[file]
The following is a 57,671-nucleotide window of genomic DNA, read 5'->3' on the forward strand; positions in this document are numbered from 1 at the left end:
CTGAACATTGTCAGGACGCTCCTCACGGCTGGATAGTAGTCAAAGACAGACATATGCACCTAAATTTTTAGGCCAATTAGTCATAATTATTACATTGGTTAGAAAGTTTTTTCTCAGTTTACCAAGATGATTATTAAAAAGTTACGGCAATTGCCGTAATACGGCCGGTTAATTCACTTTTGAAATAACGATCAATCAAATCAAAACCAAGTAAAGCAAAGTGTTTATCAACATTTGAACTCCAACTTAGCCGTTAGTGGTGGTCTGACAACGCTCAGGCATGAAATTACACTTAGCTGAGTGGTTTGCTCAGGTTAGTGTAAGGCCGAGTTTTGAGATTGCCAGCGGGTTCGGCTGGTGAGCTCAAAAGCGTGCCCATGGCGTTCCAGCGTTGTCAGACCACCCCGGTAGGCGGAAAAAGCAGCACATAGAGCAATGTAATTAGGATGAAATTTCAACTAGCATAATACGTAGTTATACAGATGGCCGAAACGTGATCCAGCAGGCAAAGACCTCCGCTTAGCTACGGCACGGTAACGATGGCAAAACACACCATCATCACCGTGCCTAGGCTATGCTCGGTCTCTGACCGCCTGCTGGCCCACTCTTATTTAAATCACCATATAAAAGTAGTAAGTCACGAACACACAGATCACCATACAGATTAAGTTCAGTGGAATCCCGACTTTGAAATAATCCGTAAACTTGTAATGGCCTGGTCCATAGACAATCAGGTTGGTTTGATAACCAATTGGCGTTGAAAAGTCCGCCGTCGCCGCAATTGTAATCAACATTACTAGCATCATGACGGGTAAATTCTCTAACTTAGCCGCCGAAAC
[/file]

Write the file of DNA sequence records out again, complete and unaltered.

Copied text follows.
The following is a 57,671-nucleotide window of genomic DNA, read 5'->3' on the forward strand; positions in this document are numbered from 1 at the left end:
CTGAACATTGTCAGGACGCTCCTCACGGCTGGATAGTAGTCAAAGACAGACATATGCACCTAAATTTTTAGGCCAATTAGTCATAATTATTACATTGGTTAGAAAGTTTTTTCTCAGTTTACCAAGATGATTATTAAAAAGTTACGGCAATTGCCGTAATACGGCCGGTTAATTCACTTTTGAAATAACGATCAATCAAATCAAAACCAAGTAAAGCAAAGTGTTTATCAACATTTGAACTCCAACTTAGCCGTTAGTGGTGGTCTGACAACGCTCAGGCATGAAATTACACTTAGCTGAGTGGTTTGCTCAGGTTAGTGTAAGGCCGAGTTTTGAGATTGCCAGCGGGTTCGGCTGGTGAGCTCAAAAGCGTGCCCATGGCGTTCCAGCGTTGTCAGACCACCCCGGTAGGCGGAAAAAGCAGCACATAGAGCAATGTAATTAGGATGAAATTTCAACTAGCATAATACGTAGTTATACAGATGGCCGAAACGTGATCCAGCAGGCAAAGACCTCCGCTTAGCTACGGCACGGTAACGATGGCAAAACACACCATCATCACCGTGCCTAGGCTATGCTCGGTCTCTGACCGCCTGCTGGCCCACTCTTATTTAAATCACCATATAAAAGTAGTAAGTCACGAACACACAGATCACCATACAGATTAAGTTCAGTGGAATCCCGACTTTGAAATAATCCGTAAACTTGTAATGGCCTGGTCCATAGACAATCAGGTTGGTTTGATAACCAATTGGCGTTGAAAAGTCCGCCGTCGCCGCAATTGTAATCAACATTACTAGCATCATGACGGGTAAATTCTCTAACTTAGCCGCCGAAAC